1. Course Philosophy
The Alberta English Language Arts Program emphasizes lifelong applications of Language Arts skills. Language use reflects the inter-relatedness of the processes of listening, speaking, reading, writing, viewing, and representing. Language is used to communicate understandings, ideas and feelings, to assist social and personal development, and to mediate thought processes. Language expansion occurs primarily through active involvement in language situations. Through writing the student can learn to clarify thought, emotion, and experience, and to share ideas, emotion and experiences with others. Literature is an integrated part of language learning.
2. General Outcomes/Themes:
The study of English language arts enables each student to understand and appreciate the significance and artistry of literature. As well, it enables each student to understand and appreciate language and to use it confidently and competently for a variety of purposes, with a variety of audiences and in a variety of situations for communication, personal satisfaction, and learning.
Students will listen, speak, read, write, view and represent to
- explore thoughts, ideas, feelings and experiences.
- comprehend literature and other texts in oral, print, visual and multimedia forms, and respond personally, critically and creatively.
- manage ideas and information.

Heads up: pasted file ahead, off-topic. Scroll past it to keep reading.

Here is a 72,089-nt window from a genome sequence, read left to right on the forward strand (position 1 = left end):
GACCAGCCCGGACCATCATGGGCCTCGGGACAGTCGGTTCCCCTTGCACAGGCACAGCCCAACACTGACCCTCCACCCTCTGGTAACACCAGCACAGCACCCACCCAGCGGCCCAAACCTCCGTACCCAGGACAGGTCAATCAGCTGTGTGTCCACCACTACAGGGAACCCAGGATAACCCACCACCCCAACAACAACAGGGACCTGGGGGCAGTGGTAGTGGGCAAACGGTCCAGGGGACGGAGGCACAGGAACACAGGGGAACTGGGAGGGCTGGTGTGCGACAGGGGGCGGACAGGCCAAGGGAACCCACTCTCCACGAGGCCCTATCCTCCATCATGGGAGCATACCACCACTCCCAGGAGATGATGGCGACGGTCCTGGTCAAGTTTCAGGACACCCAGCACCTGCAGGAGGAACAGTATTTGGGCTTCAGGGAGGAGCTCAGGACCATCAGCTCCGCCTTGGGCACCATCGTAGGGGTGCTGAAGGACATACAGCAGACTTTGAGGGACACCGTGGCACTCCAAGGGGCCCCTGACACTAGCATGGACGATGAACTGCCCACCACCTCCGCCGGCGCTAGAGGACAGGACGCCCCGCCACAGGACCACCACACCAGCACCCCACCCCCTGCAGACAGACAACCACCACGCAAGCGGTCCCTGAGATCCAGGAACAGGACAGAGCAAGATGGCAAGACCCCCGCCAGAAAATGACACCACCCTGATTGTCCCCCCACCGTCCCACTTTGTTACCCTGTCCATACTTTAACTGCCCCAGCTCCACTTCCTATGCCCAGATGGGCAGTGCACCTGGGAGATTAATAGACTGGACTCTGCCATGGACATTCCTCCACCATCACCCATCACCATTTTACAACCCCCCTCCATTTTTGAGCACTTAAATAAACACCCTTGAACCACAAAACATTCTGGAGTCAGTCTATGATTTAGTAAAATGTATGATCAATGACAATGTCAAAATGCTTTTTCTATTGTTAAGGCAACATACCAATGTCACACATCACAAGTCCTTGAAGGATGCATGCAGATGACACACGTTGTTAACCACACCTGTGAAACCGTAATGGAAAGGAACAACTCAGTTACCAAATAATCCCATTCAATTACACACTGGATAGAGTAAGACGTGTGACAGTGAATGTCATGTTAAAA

- create oral, print, visual and multimedia texts, and enhance the clarity and artistry of communication.
- respect, support and collaborate with others.
The learning outcomes are interrelated and interdependent; each is to be achieved through a variety of listening, speaking, reading, writing, viewing and representing experiences. Senior high school students engage all six language arts as they study texts and as they create their own texts in relevant situations for a variety of purposes and audiences. The classroom community, available resources, peer assistance, cooperation, individual motivation and teacher leadership will all assist growth. The application of computer technology in the writing process is essential for success.
- Book-length Nonfiction or Feature Film
- Modern Play
- Shakesperean Play
- Poetry (including song)
- Short Story
- Visual and Multimedia Text (including short films, video clips, photographs)
- Popular Nonfiction (including news stories, feature articles, reviews, and other forms of informative and persuasive text)
Personal and Analytical/Critical Response Forms:
- Narrative (factual and fictional)
- Informative and Persuasive (essay, commentary, article, and review)
- Oral, Visual, Multimedia (presentation, shortfilm, photo essay, reader’s theatre, demonstration, prepared speech)
Assessment in all classes will occur on a regular basis. Marks taken during assessments and evaluations will contribute toward the final grade. Each unit of study uses various types of evaluation such as exams, assignments, collaborations, presentations. The weighting of each mark contributes to the unit total while the weighting of each unit contributes to the overall course grade. Late assignments will not be accepted after the end of unit due dates. Refer to student handbook for appeals procedures.
Assessment categories in each term:
- 70% Assignments
- 30% Tests
4. Final Evaluation
- Term 1 37.5% Marks collected from course beginning to 1st report card cut-off
- Term 2 37.5% Marks collected from 1st report card cut-off to final exam.
- School Final Exam 25% (Date TBA)
5. Primary Resources
Students will receive only one copy of each text according to the rental agreement. Additional/replacement texts may be purchased through the school office.